The case speaks more to the law on qualified immunity than on search and seizure, but the Court also recently had oral argument in two "real" Fourth Amendment cases. 

In Collins v. Virginia, the police tried to stop somebody on a motorcycle.  Fat chance:  the guy took off at speeds over 100 mph, and the cops halted the chase.  They got word that the rider was Ryan Collins, so they went to the house where he spent several nights a week.  They saw a motorcycle parked under a white tarp in the driveway, and one of the officers lifted the tarp, which allowed him to see the license plate and VIN, which in turn allowed them to determine it had been stolen.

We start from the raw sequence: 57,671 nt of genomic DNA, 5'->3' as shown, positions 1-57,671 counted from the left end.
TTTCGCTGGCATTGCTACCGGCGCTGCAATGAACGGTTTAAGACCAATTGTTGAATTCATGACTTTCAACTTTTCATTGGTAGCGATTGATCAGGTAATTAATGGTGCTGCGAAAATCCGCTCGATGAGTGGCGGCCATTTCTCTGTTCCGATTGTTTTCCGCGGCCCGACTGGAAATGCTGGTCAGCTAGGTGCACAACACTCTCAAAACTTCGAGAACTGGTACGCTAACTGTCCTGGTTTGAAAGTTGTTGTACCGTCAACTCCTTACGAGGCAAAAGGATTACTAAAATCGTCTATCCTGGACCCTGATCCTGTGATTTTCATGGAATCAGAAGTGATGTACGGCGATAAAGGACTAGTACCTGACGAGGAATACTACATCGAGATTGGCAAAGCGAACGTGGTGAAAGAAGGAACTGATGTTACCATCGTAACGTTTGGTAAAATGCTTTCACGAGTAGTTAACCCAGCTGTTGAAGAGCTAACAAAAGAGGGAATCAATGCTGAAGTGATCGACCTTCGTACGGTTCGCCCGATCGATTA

The arguments on both sides were simple.  The state argued that the automobile exception allowed for a search of the vehicle, regardless of its location.  Collins argued that the driveway was part of the curtilage of the home, and the police needed a warrant to enter it.

So much for simplicity.  Alito questioned whether the Court had ever gone so far as to treat the curtilage exactly was it would the home, but Kagan seemed to think it had.  Kennedy asked Collins' attorney whether the mobility of the vehicle was irrelevant to the case.  Roberts used the Ferrari in Ferris Bueller's Day Off to ask whether the state's argument meant that the police could actually enter the home and search a car inside it.  The state's lawyer suggested that the line could be drawn at the house, but Gorsuch didn't care for that:  did that mean the police "can search for cars in garages, closed garages, carports, anywhere on a property no matter how closely attached or even if firmly attached to the house?"